The Roller Coaster Economy: Financial Crisis, Great Recession, and the Public Option

The Roller Coaster Economy: Financial Crisis, Great Recession, and the Public Option

Howard J Sherman

Language: English

Pages: 197

ISBN: 0765625385

Format: PDF / Kindle (mobi) / ePub

Written by one of the foremost experts on the business cycle, this is a compelling and engaging explanation of how and why the economic downturn of 2007 became the Great Recession of 2008 and 2009. Author Howard Sherman explores the root causes of the cycle of boom and bust of the economy, focusing on the 2008 financial crisis and the Great Recession of 2008-2009. He makes a powerful argument that recessions and the resulting painful involuntary unemployment are inherent in capitalism itself. Sherman clearly illustrates the mechanisms of business cycles, and he provides a thoughtful alternative that would rein in their destructive effects.

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Nearly 11 percent of families lived below the poverty level. For female-headed households, the numbers are even worse. In 2007, a little over 28 percent of female-headed households lived below the poverty threshold. Even more surprising is the number of working people who live below the poverty threshold. Just over 11 percent of people living below the poverty level worked year-round, full-time jobs. The average hourly wage (for nonsupervisory workers) in 1972 was $19.32. In 2007, thirty-five

many time lags when a decline of housing begins before it all can work its course. One major reason is that many projects are still in process when a downturn begins. So despite a housing decline, many construction sites would still be functioning. These must all be finished and on the market before it is possible to begin to reduce the number of housing units for sale. Housing construction and sales, therefore, do have a cycle of expansion and contraction, but these cycles often do not coincide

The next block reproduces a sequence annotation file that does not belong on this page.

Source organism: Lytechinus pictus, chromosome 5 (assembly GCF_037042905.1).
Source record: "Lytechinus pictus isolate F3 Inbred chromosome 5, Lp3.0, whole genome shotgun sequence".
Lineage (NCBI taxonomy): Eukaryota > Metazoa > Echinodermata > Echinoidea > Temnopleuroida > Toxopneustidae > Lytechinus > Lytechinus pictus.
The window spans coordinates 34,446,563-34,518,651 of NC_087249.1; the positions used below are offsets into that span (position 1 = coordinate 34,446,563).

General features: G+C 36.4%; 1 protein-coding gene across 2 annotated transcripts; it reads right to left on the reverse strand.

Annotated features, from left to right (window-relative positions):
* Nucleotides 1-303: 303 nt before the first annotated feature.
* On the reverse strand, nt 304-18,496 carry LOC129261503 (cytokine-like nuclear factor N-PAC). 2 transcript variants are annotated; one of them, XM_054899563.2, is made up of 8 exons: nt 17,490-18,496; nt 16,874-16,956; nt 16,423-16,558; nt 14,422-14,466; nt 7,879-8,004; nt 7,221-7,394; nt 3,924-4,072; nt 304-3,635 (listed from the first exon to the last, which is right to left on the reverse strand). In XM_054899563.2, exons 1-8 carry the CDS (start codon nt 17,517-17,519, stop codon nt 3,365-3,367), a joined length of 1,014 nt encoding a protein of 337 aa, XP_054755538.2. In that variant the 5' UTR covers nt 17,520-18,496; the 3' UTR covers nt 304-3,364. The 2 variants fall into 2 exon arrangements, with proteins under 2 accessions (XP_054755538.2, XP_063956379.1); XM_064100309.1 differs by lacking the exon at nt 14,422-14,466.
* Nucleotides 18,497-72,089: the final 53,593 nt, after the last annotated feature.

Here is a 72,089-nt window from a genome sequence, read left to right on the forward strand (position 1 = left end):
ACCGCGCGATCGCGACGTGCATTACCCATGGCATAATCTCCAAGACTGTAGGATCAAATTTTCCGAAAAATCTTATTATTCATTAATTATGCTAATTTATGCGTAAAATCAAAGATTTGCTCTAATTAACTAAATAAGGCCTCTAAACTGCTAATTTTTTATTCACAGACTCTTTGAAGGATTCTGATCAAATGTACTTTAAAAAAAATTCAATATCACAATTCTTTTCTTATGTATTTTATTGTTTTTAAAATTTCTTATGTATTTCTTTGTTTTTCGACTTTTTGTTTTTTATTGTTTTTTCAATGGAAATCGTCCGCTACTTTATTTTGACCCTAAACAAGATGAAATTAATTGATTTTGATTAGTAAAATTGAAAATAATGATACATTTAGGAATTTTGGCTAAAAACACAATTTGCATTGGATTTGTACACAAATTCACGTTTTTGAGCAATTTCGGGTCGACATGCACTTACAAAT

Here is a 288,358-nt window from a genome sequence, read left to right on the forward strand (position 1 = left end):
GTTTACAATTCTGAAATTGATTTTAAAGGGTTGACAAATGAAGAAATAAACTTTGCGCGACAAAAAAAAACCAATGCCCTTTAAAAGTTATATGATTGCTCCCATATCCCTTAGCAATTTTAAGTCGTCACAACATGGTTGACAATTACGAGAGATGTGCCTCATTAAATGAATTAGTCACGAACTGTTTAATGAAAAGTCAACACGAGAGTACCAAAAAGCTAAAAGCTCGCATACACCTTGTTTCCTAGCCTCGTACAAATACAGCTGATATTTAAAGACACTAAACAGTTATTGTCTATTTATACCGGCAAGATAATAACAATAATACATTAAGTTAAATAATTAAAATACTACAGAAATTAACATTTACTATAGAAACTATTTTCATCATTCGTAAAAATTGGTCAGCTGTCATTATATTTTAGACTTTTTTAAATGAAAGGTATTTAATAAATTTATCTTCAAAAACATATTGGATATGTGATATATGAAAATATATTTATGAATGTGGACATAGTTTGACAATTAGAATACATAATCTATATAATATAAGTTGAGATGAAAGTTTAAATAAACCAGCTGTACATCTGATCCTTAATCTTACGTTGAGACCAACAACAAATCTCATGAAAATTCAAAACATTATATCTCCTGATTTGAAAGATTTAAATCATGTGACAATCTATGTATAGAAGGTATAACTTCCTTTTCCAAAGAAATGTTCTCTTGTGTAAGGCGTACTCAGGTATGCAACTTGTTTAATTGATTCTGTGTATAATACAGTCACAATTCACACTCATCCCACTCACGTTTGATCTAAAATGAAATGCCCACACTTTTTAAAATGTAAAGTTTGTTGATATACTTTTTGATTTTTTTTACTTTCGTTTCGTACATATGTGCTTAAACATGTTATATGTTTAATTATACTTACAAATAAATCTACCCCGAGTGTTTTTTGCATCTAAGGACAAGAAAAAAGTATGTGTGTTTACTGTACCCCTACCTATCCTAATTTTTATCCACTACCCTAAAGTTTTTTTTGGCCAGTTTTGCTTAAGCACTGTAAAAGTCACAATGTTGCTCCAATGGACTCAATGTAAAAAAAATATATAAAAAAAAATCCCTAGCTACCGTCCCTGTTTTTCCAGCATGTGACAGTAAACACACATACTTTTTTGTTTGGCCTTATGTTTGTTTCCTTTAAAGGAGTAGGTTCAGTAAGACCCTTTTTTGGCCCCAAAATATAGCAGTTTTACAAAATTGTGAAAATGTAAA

the economy to a speedier recovery. In most of the following expansions up until the peak, interest rates rise rapidly. The reason is the strong borrowing by consumers and corporations that was discussed in this chapter. The Federal Reserve also allows interest rates to rise because it believes that high interest rates might prevent the economy from rising so fast that it will create inflation. When a mild recession begins, interest rates usually go higher for a while. The reason is that both

same pace as total employee income. So credit represented the gap between income and consumption. The credit gap was the amount of new credit given out each year, showing that income was insufficient to fill the needs of consumers. Does credit do good or harm to the aggregate economy? By temporarily filling the gap between consumption goods and services marketed and the amount of consumer income, it kept the economy afloat. This credit growth did not happen only in the Bush expansion. For many

processes in expansion and the four processes in recession stated above can be generalized into four propositions that always hold because they reflect basic economic institutions: • Investment determines GDP. • GDP leads to certain patterns in revenues and in costs. • Aggregate cost and aggregate revenue determine business profit. • Profit determines investment, with a time lag. These four propositions provide a framework for a theory of the business cycle. Of course, there must be

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